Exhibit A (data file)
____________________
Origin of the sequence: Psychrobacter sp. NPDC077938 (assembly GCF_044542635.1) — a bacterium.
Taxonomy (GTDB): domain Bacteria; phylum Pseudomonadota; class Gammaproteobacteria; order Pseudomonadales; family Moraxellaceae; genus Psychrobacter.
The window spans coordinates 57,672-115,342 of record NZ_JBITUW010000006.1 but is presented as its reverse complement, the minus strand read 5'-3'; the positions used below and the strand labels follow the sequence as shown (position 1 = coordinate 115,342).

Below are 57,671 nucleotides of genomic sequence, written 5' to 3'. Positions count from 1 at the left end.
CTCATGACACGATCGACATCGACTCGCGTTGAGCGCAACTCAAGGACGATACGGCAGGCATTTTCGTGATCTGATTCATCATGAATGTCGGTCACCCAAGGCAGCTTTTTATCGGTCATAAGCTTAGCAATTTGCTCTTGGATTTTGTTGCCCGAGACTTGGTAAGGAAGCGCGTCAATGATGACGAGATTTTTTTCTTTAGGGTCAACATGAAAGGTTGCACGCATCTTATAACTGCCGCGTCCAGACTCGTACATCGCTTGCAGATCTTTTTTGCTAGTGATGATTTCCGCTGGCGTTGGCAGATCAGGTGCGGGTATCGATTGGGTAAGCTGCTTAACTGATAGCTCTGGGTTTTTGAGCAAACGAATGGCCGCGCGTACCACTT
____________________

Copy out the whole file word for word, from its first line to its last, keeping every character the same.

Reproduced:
Origin of the sequence: Psychrobacter sp. NPDC077938 (assembly GCF_044542635.1) — a bacterium.
Taxonomy (GTDB): domain Bacteria; phylum Pseudomonadota; class Gammaproteobacteria; order Pseudomonadales; family Moraxellaceae; genus Psychrobacter.
The window spans coordinates 57,672-115,342 of record NZ_JBITUW010000006.1 but is presented as its reverse complement, the minus strand read 5'-3'; the positions used below and the strand labels follow the sequence as shown (position 1 = coordinate 115,342).

Below are 57,671 nucleotides of genomic sequence, written 5' to 3'. Positions count from 1 at the left end.
CTCATGACACGATCGACATCGACTCGCGTTGAGCGCAACTCAAGGACGATACGGCAGGCATTTTCGTGATCTGATTCATCATGAATGTCGGTCACCCAAGGCAGCTTTTTATCGGTCATAAGCTTAGCAATTTGCTCTTGGATTTTGTTGCCCGAGACTTGGTAAGGAAGCGCGTCAATGATGACGAGATTTTTTTCTTTAGGGTCAACATGAAAGGTTGCACGCATCTTATAACTGCCGCGTCCAGACTCGTACATCGCTTGCAGATCTTTTTTGCTAGTGATGATTTCCGCTGGCGTTGGCAGATCAGGTGCGGGTATCGATTGGGTAAGCTGCTTAACTGATAGCTCTGGGTTTTTGAGCAAACGAATGGCCGCGCGTACCACTT